The rocky shores of the north-east Atlantic have been long studied. Our focus is from Gibraltar to Norway plus the Azores and Iceland. Phylogeographic processes shape biogeographic patterns of biodiversity. Long-term and broadscale studies have shown the responses of biota to past climate fluctuations and more recent anthropogenic climate change. Inter- and intra-specific species interactions along sharp local environmental gradients shape distributions and community structure and hence ecosystem functioning. Shifts in domination by fucoids in shelter to barnacles/mussels in exposure are mediated by grazing by patellid limpets. Further south fucoids become increasingly rare, with species disappearing or restricted to estuarine refuges, caused by greater desiccation and grazing pressure. Mesoscale processes influence bottom-up nutrient forcing and larval supply, hence affecting species abundance and distribution, and can be proximate factors setting range edges (e.g., the English Channel, the Iberian Peninsula). Impacts of invasive non-native species are reviewed. Knowledge gaps such as the work on rockpools and host–parasite dynamics are also outlined.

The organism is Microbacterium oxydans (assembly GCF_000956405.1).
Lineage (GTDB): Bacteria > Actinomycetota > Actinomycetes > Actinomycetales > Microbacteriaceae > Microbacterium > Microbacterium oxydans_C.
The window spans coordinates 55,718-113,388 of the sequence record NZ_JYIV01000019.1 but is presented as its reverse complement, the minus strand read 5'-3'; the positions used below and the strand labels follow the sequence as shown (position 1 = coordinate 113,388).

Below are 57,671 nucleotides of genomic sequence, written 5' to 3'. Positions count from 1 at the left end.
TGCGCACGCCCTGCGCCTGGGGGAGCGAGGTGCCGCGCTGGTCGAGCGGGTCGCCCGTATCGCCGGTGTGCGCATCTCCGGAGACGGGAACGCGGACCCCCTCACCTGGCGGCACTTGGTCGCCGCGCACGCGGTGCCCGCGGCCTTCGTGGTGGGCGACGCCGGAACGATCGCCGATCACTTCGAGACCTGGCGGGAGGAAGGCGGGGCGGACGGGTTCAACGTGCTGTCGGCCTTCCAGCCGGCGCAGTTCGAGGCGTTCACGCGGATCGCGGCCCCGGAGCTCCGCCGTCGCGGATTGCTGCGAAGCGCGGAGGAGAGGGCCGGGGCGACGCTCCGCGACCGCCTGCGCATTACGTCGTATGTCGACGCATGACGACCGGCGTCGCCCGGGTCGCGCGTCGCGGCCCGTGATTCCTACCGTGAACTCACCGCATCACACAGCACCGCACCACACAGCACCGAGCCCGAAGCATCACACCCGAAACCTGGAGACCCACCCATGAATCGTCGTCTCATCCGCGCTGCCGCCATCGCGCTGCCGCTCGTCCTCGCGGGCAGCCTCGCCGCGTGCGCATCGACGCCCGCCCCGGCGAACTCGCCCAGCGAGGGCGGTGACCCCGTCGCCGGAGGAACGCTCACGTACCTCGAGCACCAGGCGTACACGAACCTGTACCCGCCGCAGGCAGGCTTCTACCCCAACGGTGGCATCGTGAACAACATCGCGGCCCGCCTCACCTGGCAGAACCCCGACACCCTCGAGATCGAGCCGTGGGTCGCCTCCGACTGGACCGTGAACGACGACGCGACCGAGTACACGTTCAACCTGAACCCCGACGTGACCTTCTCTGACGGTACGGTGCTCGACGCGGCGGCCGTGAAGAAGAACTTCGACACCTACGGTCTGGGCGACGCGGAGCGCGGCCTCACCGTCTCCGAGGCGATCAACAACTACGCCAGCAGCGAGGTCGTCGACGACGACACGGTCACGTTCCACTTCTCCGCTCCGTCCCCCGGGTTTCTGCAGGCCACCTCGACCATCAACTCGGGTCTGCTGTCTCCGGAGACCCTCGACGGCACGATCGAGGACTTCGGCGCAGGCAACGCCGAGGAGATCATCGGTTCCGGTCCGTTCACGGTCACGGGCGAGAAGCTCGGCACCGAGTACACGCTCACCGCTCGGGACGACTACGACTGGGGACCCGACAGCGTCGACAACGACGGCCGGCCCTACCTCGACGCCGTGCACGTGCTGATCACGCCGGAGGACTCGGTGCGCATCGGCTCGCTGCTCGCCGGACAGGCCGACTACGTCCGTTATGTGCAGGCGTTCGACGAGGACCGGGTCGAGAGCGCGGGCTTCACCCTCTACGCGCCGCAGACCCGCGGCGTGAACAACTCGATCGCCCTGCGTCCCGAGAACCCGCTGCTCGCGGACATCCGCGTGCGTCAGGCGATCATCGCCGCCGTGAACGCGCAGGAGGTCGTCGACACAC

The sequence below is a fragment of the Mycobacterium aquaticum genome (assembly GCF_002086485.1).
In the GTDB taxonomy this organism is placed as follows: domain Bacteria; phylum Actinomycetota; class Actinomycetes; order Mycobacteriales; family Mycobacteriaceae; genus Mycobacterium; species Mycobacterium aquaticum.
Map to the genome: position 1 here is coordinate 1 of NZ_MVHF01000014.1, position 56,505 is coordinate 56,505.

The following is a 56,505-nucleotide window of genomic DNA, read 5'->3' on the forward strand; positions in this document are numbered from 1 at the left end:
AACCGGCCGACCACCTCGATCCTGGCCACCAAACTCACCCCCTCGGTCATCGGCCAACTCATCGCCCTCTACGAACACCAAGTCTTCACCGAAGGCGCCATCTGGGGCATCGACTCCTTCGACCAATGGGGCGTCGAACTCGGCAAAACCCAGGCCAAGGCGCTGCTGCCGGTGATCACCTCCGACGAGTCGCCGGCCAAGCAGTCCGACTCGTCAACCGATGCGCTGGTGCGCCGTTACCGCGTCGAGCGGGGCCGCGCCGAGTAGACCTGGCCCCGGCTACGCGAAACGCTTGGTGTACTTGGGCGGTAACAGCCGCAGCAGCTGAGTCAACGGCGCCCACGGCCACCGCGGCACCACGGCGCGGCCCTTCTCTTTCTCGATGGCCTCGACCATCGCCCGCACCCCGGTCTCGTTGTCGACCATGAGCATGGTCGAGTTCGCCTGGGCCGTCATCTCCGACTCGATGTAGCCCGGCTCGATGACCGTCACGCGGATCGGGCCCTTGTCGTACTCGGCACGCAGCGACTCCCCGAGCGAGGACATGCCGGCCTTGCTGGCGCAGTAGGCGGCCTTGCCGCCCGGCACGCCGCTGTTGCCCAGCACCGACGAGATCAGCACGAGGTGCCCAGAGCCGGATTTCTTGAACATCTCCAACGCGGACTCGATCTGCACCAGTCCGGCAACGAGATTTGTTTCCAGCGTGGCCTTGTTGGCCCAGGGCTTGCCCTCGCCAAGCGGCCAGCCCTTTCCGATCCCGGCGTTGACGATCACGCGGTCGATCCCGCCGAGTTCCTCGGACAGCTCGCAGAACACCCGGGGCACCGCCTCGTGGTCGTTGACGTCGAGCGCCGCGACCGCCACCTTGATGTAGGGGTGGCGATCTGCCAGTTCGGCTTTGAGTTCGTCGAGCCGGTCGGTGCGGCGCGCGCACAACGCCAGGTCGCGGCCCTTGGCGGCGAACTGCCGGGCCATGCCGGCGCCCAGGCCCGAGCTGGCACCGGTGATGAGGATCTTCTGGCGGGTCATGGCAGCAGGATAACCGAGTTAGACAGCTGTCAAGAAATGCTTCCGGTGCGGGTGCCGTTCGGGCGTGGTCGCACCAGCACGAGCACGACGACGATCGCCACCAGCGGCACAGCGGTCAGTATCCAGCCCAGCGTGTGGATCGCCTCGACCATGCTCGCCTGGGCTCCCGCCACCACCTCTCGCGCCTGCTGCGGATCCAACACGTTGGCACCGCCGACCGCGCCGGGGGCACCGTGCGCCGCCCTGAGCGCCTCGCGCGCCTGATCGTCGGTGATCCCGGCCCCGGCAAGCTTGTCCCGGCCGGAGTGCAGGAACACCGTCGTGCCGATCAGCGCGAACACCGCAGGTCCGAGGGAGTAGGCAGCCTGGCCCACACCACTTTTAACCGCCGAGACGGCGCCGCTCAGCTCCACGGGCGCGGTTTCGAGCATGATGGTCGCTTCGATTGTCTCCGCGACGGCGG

The traditional living donor was very healthy. However, as the supply-demand gap continues to expand, transplant programs have become more accepting of less healthy donors. This paper focuses on the other extreme, asking whether and when individuals who have life-limiting conditions (LLC) should be considered for living organ donation. We discuss ethical issues raised by 1) donation by individuals with progressive severe debilitating disease for whom there is no ameliorative therapy; and 2) donation by individuals who are imminently dying or would die by the donation process itself.